The differentiating factor for the powersupplies required for all grid-connected and many portable applications can frequently come from additional features. For supplies that connect directly to an ac source, power factor correction (PFC) plays an increasingly important role to meet requirements such as EN61000-3-2. Many dc-to-dc converters target point of load (POL) power for critical high-performance processing applications. The intermediate bus architecture (IBA) in applications such as telecom, high performance computers, and servers converts the input power for distribution within the system to POL converters. The recent availability of digital power control units provides engineers additional features and choices for new POL designs. For dc-to-ac inverters, ruggedness provides an essential feature.
Power supply components and alternative power supply components that help original equipment manufacturers (OEMs) achieve their design goals include transformers, gate drivers, and integrated circuits. These components typically have to be easier to use and fit into less space as well as offering more features.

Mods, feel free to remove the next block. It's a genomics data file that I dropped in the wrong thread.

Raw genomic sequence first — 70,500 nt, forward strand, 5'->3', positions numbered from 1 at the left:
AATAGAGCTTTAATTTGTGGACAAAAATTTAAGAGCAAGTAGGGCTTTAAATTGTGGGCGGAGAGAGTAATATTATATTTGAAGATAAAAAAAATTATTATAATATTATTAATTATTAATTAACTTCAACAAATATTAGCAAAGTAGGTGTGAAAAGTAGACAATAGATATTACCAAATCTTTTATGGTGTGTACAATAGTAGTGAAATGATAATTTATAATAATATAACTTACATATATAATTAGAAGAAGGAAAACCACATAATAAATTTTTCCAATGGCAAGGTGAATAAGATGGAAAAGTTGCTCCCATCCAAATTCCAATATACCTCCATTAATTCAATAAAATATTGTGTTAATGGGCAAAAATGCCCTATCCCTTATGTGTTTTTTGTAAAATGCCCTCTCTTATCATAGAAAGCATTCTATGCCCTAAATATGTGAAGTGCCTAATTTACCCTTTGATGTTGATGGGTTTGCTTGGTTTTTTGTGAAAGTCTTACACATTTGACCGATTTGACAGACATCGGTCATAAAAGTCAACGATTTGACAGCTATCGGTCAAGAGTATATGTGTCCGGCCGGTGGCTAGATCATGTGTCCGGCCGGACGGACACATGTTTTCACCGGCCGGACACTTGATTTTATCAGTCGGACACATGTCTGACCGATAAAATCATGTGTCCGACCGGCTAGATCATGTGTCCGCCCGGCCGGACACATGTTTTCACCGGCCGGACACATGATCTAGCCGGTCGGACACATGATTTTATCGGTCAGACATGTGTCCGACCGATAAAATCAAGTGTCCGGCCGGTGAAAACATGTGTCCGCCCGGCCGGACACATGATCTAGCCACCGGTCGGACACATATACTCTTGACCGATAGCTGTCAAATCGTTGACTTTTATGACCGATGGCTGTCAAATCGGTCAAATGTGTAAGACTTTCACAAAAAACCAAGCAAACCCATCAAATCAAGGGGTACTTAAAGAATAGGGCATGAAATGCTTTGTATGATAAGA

Batteries provide the power source for portable applications. These portable applications continue to increase in all market segments providing untethered use for numerous products. For portable products getting more battery life for a given weight and size is paramount.
This section addresses the trends in power supplies, power supply components, and batteries.
Robots that walk have come a long way from simple barebones walking machines or pairs of legs without an upper body and head. Much of the research these days focuses on making more humanoid robots. But they are not all created equal.
The IEEE Computer Society has named the top 10 trends for 2014. You can expect the convergence of cloud computing and mobile devices, advances in health care data and devices, as well as privacy issues in social media to make the headlines. And 3D printing came out of nowhere to make a big splash.
For industrial control applications, or even a simple assembly line, that machine can go almost 24/7 without a break. But what happens when the task is a little more complex? That’s where the “smart” machine would come in. The smart machine is one that has some simple (or complex in some cases) processing capability to be able to adapt to changing conditions. Such machines are suited for a host of applications, including automotive, aerospace, defense, medical, computers and electronics, telecommunications, consumer goods, and so on. This discussion will examine what’s possible with smart machines, and what tradeoffs need to be made to implement such a solution.